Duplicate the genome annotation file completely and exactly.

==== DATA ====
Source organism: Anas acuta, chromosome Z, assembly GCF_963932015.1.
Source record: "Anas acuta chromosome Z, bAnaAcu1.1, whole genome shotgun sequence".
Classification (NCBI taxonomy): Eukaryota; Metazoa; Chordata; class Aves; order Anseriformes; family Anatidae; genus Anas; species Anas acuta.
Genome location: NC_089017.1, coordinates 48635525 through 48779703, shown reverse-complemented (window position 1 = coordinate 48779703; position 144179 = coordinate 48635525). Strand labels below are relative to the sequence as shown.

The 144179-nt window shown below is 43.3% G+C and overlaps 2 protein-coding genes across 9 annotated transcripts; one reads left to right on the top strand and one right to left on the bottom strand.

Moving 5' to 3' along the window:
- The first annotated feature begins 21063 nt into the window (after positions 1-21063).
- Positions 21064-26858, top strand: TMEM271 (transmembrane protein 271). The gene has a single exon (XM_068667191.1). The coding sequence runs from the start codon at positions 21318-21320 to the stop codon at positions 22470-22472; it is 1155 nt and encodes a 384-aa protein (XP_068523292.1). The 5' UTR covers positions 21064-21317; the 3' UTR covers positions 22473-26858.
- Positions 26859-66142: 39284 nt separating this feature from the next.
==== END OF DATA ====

Source organism: Anas acuta, chromosome Z, assembly GCF_963932015.1.
Source record: "Anas acuta chromosome Z, bAnaAcu1.1, whole genome shotgun sequence".
Classification (NCBI taxonomy): Eukaryota; Metazoa; Chordata; class Aves; order Anseriformes; family Anatidae; genus Anas; species Anas acuta.
Genome location: NC_089017.1, coordinates 48635525 through 48779703, shown reverse-complemented (window position 1 = coordinate 48779703; position 144179 = coordinate 48635525). Strand labels below are relative to the sequence as shown.

The 144179-nt window shown below is 43.3% G+C and overlaps 2 protein-coding genes across 9 annotated transcripts; one reads left to right on the top strand and one right to left on the bottom strand.

Moving 5' to 3' along the window:
- The first annotated feature begins 21063 nt into the window (after positions 1-21063).
- Positions 21064-26858, top strand: TMEM271 (transmembrane protein 271). The gene has a single exon (XM_068667191.1). The coding sequence runs from the start codon at positions 21318-21320 to the stop codon at positions 22470-22472; it is 1155 nt and encodes a 384-aa protein (XP_068523292.1). The 5' UTR covers positions 21064-21317; the 3' UTR covers positions 22473-26858.
- Positions 26859-66142: 39284 nt separating this feature from the next.